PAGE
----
- The Washington Times - Tuesday, April 16, 2002

LONDON (AP) Oil prices rose yesterday as Venezuelan President Hugo Chavez resumed power after an attempted coup crumbled over the weekend.

Volatile markets described by one analyst as "paranoid" saw Mr. Chavez's return as a sign Venezuela would continue its policy of maintaining high oil prices by restricting production.

The reinstated Mr. Chavez made conciliatory moves toward the state oil monopoly, however, raising hopes of an end to strikes and disruptions that have choked off supplies from the world's fourth-largest oil exporter. Venezuela is the No. 3 oil supplier to the United States.

"Is this a chastened Chavez? Does a leopard change his spots? He might be a little subdued, but he is still a populist," said Leo Drollas, chief economist at the Center for Global Energy Studies in London.

May contracts of light sweet crude rose 93 cents, or 4 percent, to $24.40 a barrel and the June contract rose $1.01 to $24.70 in afternoon trading on the New York Mercantile Exchange. On London's International Petroleum Exchange, May Brent rose 46 cents to $24.75 per barrel, while June Brent was up 94 cents to $24.10.

"The market is a bit paranoid because it sees Venezuela as a pivotal country," said Mr. Drollas.

Analysts said the uncertainty made it hard to predict the medium-term trend for oil prices.

"I personally think it's down, but I suspect we are getting to the bottom of the trend," said Ali Tahghighi, an analyst at Barclays Capital.

Iraq's 30-day oil embargo, announced last week, and instability in the Middle East have fueled fears of shortages. Iranian President Mohammed Khatami yesterday reiterated the country's call for Muslim oil producers to halt supplies for a month in protest against Israel's actions in the West Bank.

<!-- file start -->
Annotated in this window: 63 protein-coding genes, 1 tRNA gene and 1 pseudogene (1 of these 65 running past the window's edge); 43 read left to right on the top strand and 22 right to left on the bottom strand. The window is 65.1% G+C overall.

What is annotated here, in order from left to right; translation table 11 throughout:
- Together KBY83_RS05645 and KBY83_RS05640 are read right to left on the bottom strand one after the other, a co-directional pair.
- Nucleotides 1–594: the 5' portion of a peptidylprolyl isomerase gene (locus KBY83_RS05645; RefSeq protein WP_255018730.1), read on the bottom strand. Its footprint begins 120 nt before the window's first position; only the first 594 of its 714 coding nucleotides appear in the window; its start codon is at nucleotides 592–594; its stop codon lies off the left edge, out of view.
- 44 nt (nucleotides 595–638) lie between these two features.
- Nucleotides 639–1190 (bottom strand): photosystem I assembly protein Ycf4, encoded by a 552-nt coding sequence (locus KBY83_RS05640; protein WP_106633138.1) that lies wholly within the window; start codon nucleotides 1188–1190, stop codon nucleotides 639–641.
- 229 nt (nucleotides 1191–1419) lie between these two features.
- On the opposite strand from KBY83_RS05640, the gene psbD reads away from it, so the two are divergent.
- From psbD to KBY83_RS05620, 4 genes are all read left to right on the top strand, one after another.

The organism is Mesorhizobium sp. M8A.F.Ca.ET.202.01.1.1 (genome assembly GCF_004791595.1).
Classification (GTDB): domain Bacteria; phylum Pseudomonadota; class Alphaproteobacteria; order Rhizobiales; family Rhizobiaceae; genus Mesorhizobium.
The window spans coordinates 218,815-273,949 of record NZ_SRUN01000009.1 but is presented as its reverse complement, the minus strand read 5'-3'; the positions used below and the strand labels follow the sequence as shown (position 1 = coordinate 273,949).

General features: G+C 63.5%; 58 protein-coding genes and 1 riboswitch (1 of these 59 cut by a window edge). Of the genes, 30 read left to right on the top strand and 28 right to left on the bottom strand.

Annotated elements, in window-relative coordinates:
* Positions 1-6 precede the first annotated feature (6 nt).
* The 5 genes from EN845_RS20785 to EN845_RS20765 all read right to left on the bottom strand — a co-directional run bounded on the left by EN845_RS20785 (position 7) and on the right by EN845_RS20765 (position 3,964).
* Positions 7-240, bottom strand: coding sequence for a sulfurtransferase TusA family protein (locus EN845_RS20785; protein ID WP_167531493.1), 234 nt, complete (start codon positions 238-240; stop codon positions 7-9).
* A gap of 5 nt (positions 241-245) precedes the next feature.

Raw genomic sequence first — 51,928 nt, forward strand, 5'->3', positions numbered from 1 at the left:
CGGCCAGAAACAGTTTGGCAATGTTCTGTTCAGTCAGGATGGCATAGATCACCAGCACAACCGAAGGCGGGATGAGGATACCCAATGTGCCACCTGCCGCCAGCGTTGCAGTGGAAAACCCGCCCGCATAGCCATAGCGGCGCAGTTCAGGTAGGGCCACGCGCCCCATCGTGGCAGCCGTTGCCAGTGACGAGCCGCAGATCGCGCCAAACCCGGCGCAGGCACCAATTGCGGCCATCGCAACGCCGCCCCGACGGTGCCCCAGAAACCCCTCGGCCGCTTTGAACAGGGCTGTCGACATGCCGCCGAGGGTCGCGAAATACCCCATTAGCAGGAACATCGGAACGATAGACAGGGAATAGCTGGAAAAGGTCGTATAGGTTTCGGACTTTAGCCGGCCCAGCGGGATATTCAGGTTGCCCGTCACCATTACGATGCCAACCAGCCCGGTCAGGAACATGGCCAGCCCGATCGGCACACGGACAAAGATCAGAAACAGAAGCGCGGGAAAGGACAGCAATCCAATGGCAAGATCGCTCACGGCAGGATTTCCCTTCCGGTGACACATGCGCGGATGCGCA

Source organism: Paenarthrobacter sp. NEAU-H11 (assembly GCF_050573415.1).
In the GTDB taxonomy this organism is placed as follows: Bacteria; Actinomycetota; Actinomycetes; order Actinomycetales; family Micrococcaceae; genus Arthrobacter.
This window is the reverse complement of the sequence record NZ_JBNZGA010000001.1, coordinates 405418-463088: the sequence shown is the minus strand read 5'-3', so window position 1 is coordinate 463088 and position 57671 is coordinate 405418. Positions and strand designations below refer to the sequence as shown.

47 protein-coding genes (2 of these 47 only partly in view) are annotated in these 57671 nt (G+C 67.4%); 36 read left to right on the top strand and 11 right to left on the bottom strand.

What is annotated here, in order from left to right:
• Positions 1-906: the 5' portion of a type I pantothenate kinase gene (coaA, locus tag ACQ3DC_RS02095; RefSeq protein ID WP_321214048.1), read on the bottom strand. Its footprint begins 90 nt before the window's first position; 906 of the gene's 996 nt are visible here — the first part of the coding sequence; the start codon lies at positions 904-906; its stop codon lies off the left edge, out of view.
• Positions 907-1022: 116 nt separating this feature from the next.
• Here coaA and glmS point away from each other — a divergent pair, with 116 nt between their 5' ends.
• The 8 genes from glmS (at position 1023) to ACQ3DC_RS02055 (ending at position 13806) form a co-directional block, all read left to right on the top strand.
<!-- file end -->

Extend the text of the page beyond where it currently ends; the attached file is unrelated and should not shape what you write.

Iran is the Organization of the Petroleum Exporting Countries' second-largest producer, but other major producers such as Saudi Arabia and Kuwait have said they are opposed to using oil as a diplomatic weapon.

Oil analysts have said there is so much idle production capacity among producers that cutoffs by only a few nations would not have a significant effect on world supplies.

Iran's statement "is just a gesture," Mr. Drollas said.

Venezuela has been a consistent overproducer, favoring volume over price and regularly exceeding its OPEC production quotas, until Mr. Chavez brought it back into line. After Mr. Chavez came to power in 1998, Venezuela became a stalwart OPEC member, adhering to the group's policy of keeping prices up by limiting production.

His policies brought him into conflict with managers at Petroleos de Venezuela SA, the state oil monopoly.

The 1-million-member Venezuelan Workers Confederation and the business association Fedecamaras called a general strike last week to support Petroleos executives protesting Mr. Chavez's appointment of a hand-picked board of directors.

The strife ended in Mr. Chavez's resignation under military pressure on Friday, after a massive opposition demonstration ended in a blood bath, in which 16 persons were reported killed.

The circumstances of the deaths remain uncertain.

On Sunday, the reinstated Mr. Chavez said he had accepted the resignation of the new company president and board. Petroleos said shipments had been resumed and operations were expected to return to normal by today or Wednesday.

Before the disruptions, Venezuela was producing about 2.5 million barrels a day.

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